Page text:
No Odroid W - Broadcom will not supply the SoC to Hardkernel


 
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by BlackSuit » Thu Aug 28, 2014 5:18 pm
I know that many people here don't like Odroid-W (http://www.hardkernel.com/main/products ... 0610189490) because they consider it a stupid clone of the RPI. In my opinion it wasn't - it was a completely new form factor inbetween standart RPI and the complicated RPI compute module. Due to its small size and advanced power options with battery charger it was perfect for mobile applications and perfect for own PCBs. It uses knowledge gathered in the RPI community: Thats not stealing, its the meaning of Open Source to share its knowledge!

Unfortunately Broadcom stops supply Hardkernel with the SoC. There are rumors that RPI Foundtion uses its personal contacts and influence to stop Broadcom selling SoCs to Hardkernel. If these rumors are true, I'll instantly sell my RPIs and move my projects to other plattforms. Because it would show, that RPI Community has become a religious movement, not understanding the true value of open source and open hardware. I
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by DougieLawson » Thu Aug 28, 2014 5:23 pm
IANAL but those statements could be libellous.
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by redhawk » Thu Aug 28, 2014 5:30 pm
Unfortunately Broadcom stops supply Hardkernel with the SoC
This is a matter between Hardkernel and Broadcom not the Raspberry Pi Foundation.

Furthermore it would not be a good idea to publicly point fingers at anyone until the full facts have been presented I'm sure Broadcom had their reasons for cancelling the orders.

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Last edited by redhawk on Thu Aug 28, 2014 5:45 pm, edited 1 time in total.
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by gkreidl » Thu Aug 28, 2014 5:43 pm
Don't spread rumors that you cannot prove.

It seems more probable that Hardkernel never had any contract with Broadcom (none of the people here working for Broadcom had any information about it.) Now, when it comes to delivery they say on there website:

Code: Select all
Broadcom will not supply the SoC to Hardkernel.
When the first trial batch is sold out, you can’t buy the ODROID-W anymore


They simply wanted to make money from all the work done by the foundation and all the voluntary supporters here. I'm glad it's over.
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by BlackSuit » Thu Aug 28, 2014 5:56 pm
gkreidl wrote:Don't spread rumors that you cannot prove.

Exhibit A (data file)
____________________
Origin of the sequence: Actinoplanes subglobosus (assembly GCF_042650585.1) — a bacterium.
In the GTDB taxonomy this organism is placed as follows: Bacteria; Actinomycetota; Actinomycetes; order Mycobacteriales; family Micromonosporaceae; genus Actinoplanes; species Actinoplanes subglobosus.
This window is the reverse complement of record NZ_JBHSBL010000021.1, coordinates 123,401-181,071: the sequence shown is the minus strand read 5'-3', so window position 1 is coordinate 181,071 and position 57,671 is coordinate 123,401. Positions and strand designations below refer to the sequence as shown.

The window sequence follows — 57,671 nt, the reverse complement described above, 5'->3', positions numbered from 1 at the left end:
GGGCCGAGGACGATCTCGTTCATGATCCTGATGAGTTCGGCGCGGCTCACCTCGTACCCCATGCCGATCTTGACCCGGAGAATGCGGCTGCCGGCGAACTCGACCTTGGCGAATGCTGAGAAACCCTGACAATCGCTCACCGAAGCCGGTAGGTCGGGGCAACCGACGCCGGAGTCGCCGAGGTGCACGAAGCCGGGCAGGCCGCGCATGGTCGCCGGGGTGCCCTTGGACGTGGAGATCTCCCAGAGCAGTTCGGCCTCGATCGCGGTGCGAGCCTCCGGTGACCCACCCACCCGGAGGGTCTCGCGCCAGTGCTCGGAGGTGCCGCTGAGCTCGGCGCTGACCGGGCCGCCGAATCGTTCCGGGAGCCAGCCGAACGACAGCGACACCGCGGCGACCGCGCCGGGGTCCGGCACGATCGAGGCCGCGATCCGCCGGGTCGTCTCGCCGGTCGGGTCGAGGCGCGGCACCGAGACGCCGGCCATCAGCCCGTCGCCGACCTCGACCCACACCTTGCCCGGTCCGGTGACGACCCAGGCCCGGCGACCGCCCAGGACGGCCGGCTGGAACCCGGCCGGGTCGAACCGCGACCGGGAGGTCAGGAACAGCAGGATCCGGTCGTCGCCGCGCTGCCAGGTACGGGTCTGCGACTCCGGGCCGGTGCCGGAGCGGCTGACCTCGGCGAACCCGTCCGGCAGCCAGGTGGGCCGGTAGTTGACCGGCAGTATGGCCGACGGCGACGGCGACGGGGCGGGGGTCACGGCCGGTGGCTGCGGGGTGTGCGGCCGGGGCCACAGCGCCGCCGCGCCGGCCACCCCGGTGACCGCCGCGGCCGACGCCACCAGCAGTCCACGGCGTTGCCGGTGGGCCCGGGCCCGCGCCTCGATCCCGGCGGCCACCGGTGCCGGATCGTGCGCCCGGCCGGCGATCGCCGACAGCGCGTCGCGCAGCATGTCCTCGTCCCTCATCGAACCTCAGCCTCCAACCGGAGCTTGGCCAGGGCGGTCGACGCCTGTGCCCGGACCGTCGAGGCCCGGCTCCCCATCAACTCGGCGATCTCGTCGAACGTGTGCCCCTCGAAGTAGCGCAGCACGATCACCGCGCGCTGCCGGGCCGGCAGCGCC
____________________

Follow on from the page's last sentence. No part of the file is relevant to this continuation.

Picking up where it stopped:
It seems more probable that Hardkernel never had any contract with Broadcom (none of the people here working for Broadcom had any information about it.) Now, when it comes to delivery they say on there website:


Code: Select all
Broadcom will not supply the SoC to Hardkernel.
When the first trial batch is sold out, you can’t buy the ODROID-W anymore


They simply wanted to make money from all the work done by the foundation and all the voluntary supporters here. I'm glad it's over.


I clearly marked the rumours as rumours. If I could prove the rumours, it wouldn't be rumours any more.
They had some SoCs for the inital batch. So someone has sold them.


They simply wanted to make money from all the work done by the foundation and all the voluntary supporters here. I'm glad it's over.

The RPI Foundation also makes mony from all the work done here - by selling the RPIs. Hardkernel have obviously made a completely new PCB and want to sell it. Thats perfectly okay, because both the foundation and Hardkernel can not give away hardware for free. They are using open source software developed here. Thats what open source is for. Has anyone of the volunteers marked his contributions to be used exclusivly for the RPI Foundations products?
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by fruitoftheloom » Thu Aug 28, 2014 6:05 pm
Does not some ROKU models use the BCM2835 ? ROKU do not make any comptibility claims afaiaa

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by redhawk » Thu Aug 28, 2014 6:13 pm
They had some SoCs for the inital batch. So someone has sold them.
What I find hard to believe is they've aquired the BCM2835 and none of the Broadcom engineer's knew about it.
So either Hardkernel are lying about their source of SoCs (most likely old stock from another company like Roku) or Broadcom are lying about all knowledge of Hardkernel.

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by W. H. Heydt » Thu Aug 28, 2014 6:16 pm
I suspect a question Hardkernel is in order...How many BCM2835 SoCs were they willing to commit to buying? As was noted long ago, a company like Broadcom wants to sell these sorts of devices in the 100Ks to millions...per quarter...to be worth it to them. Was Hardkernel willing to buy on that scale or not?
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by BlackSuit » Thu Aug 28, 2014 6:24 pm
redhawk wrote:
They had some SoCs for the inital batch. So someone has sold them.
What I find hard to believe is they've aquired the BCM2835 and none of the Broadcom engineer's knew about it.
So either Hardkernel are lying about their source of SoCs (most likely old stock from another company like Roku) or Broadcom are lying about all knowledge of Hardkernel.

Richard S.


Maybe Broadcom decided that RPI Foundation doesn't need to know everything. Perhaps the SoCs were old stock, perhaps Broadcom and Hardkernel were not able to agree on the volume of SoCs bought. Or maybe someone thought odroid-w was simply a clone of RPI, stealing the work done here and therefore has to be removed from the market. Considering some comments here, the latter is not impossible.
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by toxibunny » Thu Aug 28, 2014 6:33 pm
Hasn't it always been the case that the raspi foundation were blessed by purpose and circumstance to be able to buy the bcm chips in such small numbers? And by extension, the fact that odroid weren't able to get a similar deal isn't so much due to shifty maneuvers on the part of broadcom/the foundation, but rather 'always the most likely outcome..
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by Lob0426 » Thu Aug 28, 2014 7:00 pm
The foundation did get a deal on using the BRCM2835. They were allowed to buy in a smaller lot than 1 million pieces. This is probably the stumbling block that Hardkernel is running into.

The foundations original plans called for the release of all the files needed to produce a Raspberry Pi style board. That ended when they took on partners.

I really doubt that the foundation talked Broadcom into not selling to Hardkernel. Their board is not in direct competition with any RasPi products. The closest would probably be the compute module and its board.